Kimberly Rogers-Brown, beastwatchnews.com
“Shahab Hosseini is more dangerous than the Revolutionary Guards,” wrote the Saudi newspaper Mecca last August. “Iran has captured the entire world with its professional film industry,” warned the daily, unwittingly complimenting Iranian cinema.
Hosseini is the protagonist in the film “The Salesman,” for which Iranian director Asghar Farhadi won his second Oscar in the category of Best Foreign Language Film on Sunday night (following “A Separation” in 2012).
A representative of Farhadi, Iranian-American businesswoman Anousheh Ansari, read a short declaration in his name, in which he outlined his reasons for not attending the ceremony: the executive order issued by U.S. President Donald Trump forbidding entry into the United States by citizens of seven predominantly Muslim countries, including Iran – and their implications and significance.
Thousands of words have been written on the executive order, including the interesting question as to why Saudi Arabia of all places – the country from which 15 of the 19 terrorists in the 9/11 attacks originated – was not included.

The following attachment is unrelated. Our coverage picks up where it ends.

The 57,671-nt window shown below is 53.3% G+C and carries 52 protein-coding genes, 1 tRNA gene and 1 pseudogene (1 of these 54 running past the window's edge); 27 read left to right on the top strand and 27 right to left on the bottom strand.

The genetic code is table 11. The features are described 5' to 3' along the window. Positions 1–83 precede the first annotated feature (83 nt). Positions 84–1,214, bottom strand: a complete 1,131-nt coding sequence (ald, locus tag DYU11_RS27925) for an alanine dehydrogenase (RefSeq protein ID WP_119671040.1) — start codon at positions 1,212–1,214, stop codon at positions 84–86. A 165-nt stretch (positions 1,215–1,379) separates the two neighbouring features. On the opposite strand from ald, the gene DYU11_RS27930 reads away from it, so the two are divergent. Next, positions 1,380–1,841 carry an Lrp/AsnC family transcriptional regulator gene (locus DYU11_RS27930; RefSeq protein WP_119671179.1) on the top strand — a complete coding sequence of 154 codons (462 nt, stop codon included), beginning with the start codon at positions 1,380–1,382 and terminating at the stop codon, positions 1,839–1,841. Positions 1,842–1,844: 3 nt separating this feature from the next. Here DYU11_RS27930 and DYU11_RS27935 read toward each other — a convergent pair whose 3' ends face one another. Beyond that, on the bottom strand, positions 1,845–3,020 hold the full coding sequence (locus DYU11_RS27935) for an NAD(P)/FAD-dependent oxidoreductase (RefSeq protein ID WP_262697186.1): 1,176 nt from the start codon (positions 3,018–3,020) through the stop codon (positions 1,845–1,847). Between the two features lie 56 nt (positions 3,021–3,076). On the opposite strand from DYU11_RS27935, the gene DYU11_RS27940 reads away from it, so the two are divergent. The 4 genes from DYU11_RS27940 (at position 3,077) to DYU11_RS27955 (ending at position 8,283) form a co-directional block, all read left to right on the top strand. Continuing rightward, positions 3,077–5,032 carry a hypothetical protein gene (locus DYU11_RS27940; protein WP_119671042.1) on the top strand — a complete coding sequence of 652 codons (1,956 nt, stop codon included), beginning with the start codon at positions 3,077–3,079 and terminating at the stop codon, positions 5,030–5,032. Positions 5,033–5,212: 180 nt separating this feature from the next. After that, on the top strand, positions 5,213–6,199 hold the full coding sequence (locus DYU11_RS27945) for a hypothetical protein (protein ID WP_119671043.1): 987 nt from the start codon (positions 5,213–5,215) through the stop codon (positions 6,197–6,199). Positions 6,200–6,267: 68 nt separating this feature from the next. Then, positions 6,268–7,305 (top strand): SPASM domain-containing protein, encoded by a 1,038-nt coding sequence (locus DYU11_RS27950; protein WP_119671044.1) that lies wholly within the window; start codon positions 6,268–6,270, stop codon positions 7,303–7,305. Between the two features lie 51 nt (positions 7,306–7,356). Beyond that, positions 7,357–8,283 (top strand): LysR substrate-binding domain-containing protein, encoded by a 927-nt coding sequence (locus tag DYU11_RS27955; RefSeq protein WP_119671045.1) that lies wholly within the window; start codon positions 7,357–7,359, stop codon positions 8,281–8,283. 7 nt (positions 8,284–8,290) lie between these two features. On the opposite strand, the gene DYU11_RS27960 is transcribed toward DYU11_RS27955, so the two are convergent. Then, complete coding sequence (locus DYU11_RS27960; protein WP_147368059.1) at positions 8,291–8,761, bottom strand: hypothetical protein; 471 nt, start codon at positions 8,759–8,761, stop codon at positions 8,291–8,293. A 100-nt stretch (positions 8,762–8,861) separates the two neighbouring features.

But that’s no consolation for the kingdom, which continues to be troubled by Iran’s cinematic success. The extensive coverage of the battle between the two regional powers doesn’t skip the channels of public diplomacy, in which cinema plays an important part.
In the face of Farhadi’s success, Saudi Arabia is presenting a film of its own. Not a feature film, since there is almost no movie industry in Saudi Arabia. Instead, it is a documentary produced by Margin Scope – the film company owned by Saudi-U.S. businessman and lobbyist Salman al-Ansari.
As might be expected, the film – called “Menace in Disguise” – labels Iran a terrorist state that aspires to undermine stability in the region.
Interviewees include senior American officials, including Dr. Michael Ledeen – a close friend of Michael Flynn, who was Trump’s national security adviser for 15 minutes.
The neoconservative Ledeen devotes most of his academic and political work to the Iranian threat. In the 1980s he was involved in Irangate, which was designed to bring about an internal revolution in Iran, but ended with the sale of Iranian weapons to the rebels in Nicaragua, in a circuitous deal that included Israel.